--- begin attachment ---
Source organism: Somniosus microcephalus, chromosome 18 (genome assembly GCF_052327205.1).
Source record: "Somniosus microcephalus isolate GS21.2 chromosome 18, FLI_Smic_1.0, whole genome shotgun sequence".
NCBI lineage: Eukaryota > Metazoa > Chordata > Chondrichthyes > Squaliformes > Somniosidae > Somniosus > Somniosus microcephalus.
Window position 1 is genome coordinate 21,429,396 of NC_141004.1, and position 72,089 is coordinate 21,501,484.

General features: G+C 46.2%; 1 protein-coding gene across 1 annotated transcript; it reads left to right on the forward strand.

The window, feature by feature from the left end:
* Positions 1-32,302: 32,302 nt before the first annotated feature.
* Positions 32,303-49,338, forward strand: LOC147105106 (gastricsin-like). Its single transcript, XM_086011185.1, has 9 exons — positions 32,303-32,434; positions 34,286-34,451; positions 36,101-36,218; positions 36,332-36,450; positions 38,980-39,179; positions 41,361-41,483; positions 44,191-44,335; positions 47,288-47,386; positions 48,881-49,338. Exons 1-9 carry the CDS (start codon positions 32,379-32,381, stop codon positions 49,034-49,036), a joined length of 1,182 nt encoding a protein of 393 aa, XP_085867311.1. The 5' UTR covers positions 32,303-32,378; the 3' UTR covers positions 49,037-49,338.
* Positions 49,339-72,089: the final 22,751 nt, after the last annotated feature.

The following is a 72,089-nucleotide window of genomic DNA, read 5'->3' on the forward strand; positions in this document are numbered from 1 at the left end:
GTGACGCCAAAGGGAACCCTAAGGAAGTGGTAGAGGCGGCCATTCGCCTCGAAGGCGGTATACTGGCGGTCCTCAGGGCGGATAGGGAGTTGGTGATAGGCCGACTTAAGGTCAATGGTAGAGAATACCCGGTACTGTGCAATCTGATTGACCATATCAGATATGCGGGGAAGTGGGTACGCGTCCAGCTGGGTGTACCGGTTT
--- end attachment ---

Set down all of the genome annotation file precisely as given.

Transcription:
Source organism: Somniosus microcephalus, chromosome 18 (genome assembly GCF_052327205.1).
Source record: "Somniosus microcephalus isolate GS21.2 chromosome 18, FLI_Smic_1.0, whole genome shotgun sequence".
NCBI lineage: Eukaryota > Metazoa > Chordata > Chondrichthyes > Squaliformes > Somniosidae > Somniosus > Somniosus microcephalus.
Window position 1 is genome coordinate 21,429,396 of NC_141004.1, and position 72,089 is coordinate 21,501,484.

General features: G+C 46.2%; 1 protein-coding gene across 1 annotated transcript; it reads left to right on the forward strand.

The window, feature by feature from the left end:
* Positions 1-32,302: 32,302 nt before the first annotated feature.
* Positions 32,303-49,338, forward strand: LOC147105106 (gastricsin-like). Its single transcript, XM_086011185.1, has 9 exons — positions 32,303-32,434; positions 34,286-34,451; positions 36,101-36,218; positions 36,332-36,450; positions 38,980-39,179; positions 41,361-41,483; positions 44,191-44,335; positions 47,288-47,386; positions 48,881-49,338. Exons 1-9 carry the CDS (start codon positions 32,379-32,381, stop codon positions 49,034-49,036), a joined length of 1,182 nt encoding a protein of 393 aa, XP_085867311.1. The 5' UTR covers positions 32,303-32,378; the 3' UTR covers positions 49,037-49,338.
* Positions 49,339-72,089: the final 22,751 nt, after the last annotated feature.

The following is a 72,089-nucleotide window of genomic DNA, read 5'->3' on the forward strand; positions in this document are numbered from 1 at the left end:
GTGACGCCAAAGGGAACCCTAAGGAAGTGGTAGAGGCGGCCATTCGCCTCGAAGGCGGTATACTGGCGGTCCTCAGGGCGGATAGGGAGTTGGTGATAGGCCGACTTAAGGTCAATGGTAGAGAATACCCGGTACTGTGCAATCTGATTGACCATATCAGATATGCGGGGAAGTGGGTACGCGTCCAGCTGGGTGTACCGGTTT